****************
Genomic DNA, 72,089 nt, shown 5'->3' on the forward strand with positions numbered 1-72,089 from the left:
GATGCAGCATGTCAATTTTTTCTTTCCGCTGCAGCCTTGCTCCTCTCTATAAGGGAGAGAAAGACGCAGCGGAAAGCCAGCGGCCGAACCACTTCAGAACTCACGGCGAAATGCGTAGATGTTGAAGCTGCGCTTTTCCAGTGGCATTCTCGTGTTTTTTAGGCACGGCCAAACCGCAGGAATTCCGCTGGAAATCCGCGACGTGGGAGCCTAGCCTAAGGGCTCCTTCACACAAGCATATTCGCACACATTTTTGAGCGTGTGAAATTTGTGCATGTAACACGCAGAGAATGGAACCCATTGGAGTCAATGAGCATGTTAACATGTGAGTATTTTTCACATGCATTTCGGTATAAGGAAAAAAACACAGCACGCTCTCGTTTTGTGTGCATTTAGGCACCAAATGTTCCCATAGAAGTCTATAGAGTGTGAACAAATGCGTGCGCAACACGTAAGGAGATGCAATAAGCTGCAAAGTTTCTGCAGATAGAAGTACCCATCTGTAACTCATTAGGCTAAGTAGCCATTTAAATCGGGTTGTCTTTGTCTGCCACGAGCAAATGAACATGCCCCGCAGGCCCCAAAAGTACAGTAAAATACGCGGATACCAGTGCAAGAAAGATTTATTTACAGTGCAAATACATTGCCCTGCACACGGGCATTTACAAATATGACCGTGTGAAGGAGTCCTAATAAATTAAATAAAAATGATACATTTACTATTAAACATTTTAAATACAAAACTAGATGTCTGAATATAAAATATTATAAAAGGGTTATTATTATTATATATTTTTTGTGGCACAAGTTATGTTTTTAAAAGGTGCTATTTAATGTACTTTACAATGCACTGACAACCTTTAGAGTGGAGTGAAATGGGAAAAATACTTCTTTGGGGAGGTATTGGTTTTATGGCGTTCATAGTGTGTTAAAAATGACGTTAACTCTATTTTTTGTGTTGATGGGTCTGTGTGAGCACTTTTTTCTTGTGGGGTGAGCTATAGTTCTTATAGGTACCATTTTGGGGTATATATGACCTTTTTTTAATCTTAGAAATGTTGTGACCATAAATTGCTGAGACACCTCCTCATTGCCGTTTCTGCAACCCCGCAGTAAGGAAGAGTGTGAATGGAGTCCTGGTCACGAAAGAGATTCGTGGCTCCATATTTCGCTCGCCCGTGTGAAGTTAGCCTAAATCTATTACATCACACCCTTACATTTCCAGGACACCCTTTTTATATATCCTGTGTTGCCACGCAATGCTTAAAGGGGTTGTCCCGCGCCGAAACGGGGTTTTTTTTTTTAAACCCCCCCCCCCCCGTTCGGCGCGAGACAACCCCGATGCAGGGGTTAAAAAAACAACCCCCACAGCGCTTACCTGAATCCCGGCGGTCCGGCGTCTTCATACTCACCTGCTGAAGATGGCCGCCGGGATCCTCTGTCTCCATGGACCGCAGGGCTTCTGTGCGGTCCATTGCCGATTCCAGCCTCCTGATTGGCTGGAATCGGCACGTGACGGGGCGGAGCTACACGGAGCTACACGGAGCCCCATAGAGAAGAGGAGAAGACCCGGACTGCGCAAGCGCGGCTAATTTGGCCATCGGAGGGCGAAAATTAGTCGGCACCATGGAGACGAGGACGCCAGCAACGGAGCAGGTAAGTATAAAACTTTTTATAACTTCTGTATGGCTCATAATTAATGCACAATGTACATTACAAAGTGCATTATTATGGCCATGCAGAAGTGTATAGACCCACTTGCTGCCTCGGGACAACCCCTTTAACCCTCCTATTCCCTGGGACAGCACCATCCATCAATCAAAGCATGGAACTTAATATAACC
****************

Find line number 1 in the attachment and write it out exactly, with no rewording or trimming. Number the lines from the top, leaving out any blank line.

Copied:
Genomic DNA, 72,089 nt, shown 5'->3' on the forward strand with positions numbered 1-72,089 from the left: